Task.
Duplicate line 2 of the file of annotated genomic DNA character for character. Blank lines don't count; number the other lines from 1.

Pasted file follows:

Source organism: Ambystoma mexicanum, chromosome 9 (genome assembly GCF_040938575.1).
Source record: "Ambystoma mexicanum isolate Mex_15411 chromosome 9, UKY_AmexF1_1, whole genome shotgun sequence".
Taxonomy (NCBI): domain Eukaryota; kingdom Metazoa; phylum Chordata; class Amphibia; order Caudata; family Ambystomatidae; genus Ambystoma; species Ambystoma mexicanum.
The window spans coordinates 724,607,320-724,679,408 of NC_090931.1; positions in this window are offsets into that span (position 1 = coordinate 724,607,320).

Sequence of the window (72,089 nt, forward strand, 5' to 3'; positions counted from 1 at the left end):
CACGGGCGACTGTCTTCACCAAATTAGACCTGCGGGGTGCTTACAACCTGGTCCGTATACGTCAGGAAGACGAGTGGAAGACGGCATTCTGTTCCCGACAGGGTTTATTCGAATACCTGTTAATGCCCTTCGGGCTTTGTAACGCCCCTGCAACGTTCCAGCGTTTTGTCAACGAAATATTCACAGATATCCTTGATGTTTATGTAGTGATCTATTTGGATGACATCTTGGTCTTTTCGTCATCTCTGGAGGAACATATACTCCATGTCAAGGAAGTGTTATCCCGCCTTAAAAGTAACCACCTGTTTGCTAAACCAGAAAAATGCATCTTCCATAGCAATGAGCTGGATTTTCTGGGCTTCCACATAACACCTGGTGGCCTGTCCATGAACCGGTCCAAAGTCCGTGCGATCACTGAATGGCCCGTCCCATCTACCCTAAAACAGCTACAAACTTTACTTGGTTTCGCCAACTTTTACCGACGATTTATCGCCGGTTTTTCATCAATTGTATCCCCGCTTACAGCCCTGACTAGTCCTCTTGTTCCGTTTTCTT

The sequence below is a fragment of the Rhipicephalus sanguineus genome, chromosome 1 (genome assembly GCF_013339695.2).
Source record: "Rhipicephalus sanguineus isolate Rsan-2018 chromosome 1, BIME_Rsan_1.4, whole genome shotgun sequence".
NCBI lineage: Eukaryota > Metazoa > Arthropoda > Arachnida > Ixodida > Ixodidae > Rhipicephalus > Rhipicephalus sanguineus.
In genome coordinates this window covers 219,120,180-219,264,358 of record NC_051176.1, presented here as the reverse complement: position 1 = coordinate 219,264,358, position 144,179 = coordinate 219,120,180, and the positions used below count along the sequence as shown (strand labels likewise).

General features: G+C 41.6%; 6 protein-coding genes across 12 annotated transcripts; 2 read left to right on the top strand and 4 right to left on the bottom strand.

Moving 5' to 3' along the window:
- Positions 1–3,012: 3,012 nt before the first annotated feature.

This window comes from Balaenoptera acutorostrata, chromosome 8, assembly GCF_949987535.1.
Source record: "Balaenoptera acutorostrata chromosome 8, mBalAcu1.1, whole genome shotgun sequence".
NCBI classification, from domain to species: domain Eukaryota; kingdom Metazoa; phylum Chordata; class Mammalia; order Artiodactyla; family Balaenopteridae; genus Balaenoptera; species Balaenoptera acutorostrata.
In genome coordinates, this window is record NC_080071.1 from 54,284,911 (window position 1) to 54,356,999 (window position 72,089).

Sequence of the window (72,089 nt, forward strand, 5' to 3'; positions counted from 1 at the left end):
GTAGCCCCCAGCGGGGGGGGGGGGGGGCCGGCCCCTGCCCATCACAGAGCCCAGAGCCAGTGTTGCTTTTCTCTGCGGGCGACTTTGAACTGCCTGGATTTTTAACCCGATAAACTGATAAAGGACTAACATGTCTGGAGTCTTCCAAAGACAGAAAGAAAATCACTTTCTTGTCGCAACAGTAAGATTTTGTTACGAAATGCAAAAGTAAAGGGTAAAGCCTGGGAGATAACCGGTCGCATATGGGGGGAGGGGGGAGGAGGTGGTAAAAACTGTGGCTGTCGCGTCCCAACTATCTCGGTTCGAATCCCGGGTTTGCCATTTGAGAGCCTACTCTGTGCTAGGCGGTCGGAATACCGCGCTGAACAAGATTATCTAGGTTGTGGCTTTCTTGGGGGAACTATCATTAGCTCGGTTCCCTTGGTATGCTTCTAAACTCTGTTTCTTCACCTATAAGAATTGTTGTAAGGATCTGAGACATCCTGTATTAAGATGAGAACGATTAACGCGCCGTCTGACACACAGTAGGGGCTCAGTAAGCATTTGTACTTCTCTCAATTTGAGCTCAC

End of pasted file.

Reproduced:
Source record: "Ambystoma mexicanum isolate Mex_15411 chromosome 9, UKY_AmexF1_1, whole genome shotgun sequence".